UANI claims its organization “seeks to prevent Iran from fulfilling its ambition to obtain nuclear weapons.”
In the case of Restis, the newspaper New Europe described him as “a successful ship-owner, one of these brilliant Greek minds who inherited from his father a medium shipping company, and with a series of intelligent decisions, turned it into a sound multi-billion dollar business ranging, besides his shipping empire, to banking, telecoms, energy and real estate.”
He differs from other ship-owners because, for example, he invested significant amounts to minimize carbon dioxide emissions of his vessels so, if ever the European Commission extends ETS to shipping, he will be one of the winners. UANI has accused him of violating the embargo on Iran and of acting as a “front” of the Iranian government.
The claims of UANI are based on two “documents.” According to New Europe, the first document is a letter from Dimitris Cambis, a representative of Iranian interests in Greece, where he supposedly proposed to Restis a meeting with certain Iranian personalities who, according to Schengen records, never visited Greece. Cambis stated that he never wrote such a letter and the letter is false.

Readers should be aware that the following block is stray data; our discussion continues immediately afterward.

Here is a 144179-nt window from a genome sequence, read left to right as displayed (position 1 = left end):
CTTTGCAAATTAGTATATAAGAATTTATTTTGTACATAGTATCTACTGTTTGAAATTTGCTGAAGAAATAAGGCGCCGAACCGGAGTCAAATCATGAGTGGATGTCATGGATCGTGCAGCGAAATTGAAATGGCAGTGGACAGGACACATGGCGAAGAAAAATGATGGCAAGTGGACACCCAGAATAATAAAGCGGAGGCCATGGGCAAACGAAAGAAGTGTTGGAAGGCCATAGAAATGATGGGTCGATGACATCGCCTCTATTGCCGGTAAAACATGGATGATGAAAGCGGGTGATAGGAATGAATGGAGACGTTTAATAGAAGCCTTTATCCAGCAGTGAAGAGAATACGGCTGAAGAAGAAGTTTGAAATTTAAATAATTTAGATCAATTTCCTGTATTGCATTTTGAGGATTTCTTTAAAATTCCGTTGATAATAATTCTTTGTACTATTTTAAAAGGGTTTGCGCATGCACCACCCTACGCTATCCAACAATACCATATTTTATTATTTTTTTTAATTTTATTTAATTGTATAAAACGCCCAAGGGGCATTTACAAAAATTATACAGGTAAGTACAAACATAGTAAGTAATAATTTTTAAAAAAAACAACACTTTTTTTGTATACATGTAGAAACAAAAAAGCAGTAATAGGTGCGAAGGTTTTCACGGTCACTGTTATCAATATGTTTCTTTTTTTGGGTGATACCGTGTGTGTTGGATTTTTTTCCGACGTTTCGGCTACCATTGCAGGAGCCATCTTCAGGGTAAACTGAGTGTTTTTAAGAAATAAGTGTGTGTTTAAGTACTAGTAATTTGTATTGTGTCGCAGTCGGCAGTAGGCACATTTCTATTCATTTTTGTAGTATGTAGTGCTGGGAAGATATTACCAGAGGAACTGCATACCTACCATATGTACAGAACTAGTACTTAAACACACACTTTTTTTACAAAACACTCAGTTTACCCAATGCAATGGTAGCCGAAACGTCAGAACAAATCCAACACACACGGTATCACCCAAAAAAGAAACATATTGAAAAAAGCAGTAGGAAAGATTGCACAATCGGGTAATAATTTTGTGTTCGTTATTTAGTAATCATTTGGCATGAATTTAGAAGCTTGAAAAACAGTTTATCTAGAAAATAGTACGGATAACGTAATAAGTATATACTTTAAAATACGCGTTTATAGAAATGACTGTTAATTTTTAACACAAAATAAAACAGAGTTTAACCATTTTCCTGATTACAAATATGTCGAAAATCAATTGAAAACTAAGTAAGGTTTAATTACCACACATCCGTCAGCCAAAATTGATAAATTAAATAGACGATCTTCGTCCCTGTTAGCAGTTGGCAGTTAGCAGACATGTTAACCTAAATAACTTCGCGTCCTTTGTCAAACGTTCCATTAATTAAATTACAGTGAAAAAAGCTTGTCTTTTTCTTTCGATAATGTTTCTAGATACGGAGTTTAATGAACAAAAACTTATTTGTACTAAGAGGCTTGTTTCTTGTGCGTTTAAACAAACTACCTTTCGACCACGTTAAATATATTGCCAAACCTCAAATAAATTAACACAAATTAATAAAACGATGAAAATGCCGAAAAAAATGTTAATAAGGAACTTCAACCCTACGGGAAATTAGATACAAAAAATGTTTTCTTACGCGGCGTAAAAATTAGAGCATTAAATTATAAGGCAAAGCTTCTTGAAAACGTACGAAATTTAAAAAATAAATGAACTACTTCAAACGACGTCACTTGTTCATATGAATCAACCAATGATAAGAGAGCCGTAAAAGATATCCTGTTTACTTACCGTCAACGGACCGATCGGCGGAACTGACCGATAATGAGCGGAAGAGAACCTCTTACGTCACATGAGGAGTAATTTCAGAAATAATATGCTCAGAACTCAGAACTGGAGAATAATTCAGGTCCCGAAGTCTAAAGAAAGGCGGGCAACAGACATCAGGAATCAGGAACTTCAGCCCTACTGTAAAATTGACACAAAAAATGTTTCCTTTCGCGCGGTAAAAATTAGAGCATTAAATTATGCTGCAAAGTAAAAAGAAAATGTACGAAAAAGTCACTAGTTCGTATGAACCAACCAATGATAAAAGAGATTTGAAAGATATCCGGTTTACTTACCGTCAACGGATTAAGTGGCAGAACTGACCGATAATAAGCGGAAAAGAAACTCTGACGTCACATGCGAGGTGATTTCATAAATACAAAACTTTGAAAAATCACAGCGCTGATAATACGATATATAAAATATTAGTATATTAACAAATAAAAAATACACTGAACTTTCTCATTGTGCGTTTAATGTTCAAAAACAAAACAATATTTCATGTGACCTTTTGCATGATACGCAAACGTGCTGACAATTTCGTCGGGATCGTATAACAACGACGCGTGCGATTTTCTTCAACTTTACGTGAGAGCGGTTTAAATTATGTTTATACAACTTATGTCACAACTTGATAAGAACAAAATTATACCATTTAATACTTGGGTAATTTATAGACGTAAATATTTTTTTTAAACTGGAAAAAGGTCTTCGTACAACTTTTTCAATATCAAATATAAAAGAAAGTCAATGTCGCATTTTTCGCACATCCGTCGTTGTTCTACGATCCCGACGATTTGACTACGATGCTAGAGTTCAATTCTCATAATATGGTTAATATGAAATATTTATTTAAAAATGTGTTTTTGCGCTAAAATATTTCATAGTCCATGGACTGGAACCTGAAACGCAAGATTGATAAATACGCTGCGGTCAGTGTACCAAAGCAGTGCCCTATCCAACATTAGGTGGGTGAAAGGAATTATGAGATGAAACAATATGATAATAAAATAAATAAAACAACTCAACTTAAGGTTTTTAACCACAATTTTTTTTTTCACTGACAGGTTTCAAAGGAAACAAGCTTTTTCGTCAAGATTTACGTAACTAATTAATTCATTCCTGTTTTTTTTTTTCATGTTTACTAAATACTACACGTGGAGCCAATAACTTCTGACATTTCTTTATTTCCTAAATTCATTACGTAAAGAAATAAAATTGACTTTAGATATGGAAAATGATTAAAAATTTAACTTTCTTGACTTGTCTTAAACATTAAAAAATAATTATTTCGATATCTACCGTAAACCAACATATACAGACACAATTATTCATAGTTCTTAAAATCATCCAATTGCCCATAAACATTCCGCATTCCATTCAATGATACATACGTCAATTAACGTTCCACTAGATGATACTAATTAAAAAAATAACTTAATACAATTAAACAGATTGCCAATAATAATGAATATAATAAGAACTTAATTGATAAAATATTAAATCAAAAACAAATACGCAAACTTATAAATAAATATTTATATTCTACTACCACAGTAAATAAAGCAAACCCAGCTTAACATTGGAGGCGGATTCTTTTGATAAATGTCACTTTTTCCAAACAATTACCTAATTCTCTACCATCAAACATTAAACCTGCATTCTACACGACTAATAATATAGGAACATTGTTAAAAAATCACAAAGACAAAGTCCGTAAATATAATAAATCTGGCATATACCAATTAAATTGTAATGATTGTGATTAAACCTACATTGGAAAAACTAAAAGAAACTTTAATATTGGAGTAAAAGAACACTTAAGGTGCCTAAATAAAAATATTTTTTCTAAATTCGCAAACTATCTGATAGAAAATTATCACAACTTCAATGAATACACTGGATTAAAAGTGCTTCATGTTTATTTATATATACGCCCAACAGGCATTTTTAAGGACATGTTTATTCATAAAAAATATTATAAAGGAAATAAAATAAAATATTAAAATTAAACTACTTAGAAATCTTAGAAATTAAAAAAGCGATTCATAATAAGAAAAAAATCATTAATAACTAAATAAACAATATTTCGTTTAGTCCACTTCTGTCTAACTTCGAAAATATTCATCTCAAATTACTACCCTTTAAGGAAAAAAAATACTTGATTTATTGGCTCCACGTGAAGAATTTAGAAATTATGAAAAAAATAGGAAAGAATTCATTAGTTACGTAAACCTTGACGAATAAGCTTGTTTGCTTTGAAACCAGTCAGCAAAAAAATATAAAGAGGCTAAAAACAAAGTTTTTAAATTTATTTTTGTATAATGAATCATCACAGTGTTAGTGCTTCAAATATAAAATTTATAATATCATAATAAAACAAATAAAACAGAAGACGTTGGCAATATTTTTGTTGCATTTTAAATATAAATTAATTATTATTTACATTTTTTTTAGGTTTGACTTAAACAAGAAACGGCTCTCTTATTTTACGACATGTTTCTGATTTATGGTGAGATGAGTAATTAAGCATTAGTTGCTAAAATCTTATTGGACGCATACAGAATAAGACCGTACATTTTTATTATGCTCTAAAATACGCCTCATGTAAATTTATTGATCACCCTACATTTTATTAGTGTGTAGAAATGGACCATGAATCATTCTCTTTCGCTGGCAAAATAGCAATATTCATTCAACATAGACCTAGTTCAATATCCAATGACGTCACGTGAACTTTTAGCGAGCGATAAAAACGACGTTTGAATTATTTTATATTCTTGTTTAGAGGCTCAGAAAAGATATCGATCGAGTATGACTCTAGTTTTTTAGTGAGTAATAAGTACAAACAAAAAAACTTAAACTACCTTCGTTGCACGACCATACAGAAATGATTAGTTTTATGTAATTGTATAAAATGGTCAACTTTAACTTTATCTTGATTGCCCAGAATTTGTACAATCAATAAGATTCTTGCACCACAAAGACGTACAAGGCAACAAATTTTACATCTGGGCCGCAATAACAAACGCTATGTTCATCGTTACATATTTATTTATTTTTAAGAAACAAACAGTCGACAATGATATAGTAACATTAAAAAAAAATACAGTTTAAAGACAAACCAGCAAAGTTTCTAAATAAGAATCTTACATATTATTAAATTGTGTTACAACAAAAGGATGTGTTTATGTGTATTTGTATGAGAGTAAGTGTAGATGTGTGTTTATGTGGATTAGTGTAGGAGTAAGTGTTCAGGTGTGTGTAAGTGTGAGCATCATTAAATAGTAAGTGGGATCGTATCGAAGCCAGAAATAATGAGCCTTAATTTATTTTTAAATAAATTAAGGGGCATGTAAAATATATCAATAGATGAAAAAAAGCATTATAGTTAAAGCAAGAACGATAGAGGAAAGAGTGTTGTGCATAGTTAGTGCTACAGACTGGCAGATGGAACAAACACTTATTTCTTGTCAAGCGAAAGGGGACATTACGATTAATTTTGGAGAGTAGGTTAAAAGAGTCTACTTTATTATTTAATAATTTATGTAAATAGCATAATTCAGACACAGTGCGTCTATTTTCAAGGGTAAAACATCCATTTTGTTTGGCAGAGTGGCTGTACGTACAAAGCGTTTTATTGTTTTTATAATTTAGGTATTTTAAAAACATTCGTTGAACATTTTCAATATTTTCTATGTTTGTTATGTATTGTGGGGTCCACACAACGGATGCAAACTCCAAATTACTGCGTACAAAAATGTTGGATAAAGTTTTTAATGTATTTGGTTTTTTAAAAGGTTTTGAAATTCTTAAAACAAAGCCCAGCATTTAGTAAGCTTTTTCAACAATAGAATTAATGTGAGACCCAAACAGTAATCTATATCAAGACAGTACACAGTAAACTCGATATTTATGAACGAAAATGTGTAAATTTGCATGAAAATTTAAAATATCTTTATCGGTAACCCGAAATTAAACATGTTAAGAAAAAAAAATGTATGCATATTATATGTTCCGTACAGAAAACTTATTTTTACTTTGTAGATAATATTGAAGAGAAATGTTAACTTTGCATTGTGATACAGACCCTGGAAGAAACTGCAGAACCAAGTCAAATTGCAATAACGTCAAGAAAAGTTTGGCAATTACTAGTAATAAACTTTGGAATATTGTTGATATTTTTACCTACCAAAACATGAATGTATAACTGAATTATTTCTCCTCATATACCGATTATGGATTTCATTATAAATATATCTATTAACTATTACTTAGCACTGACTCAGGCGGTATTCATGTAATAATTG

The second “document” is some typewritten pages, without letterhead or signatures, which are supposedly part of a mediation contract between one of the companies of the Restis Groups and Iran.
Lawyers for estis have filed charges against UANI and the CEO of the organization, Mark Wallace in U.S. courts, in Greece and another seven countries where the Restis group has vital financial interests, the newspaper said.
On July 3, lawyer Kerrie L. Campbell, representing Restis sent a 17-page Cease and Desist letter to Wallace demanding he stop making accusations against Restis. So far, there has reportedly been no response.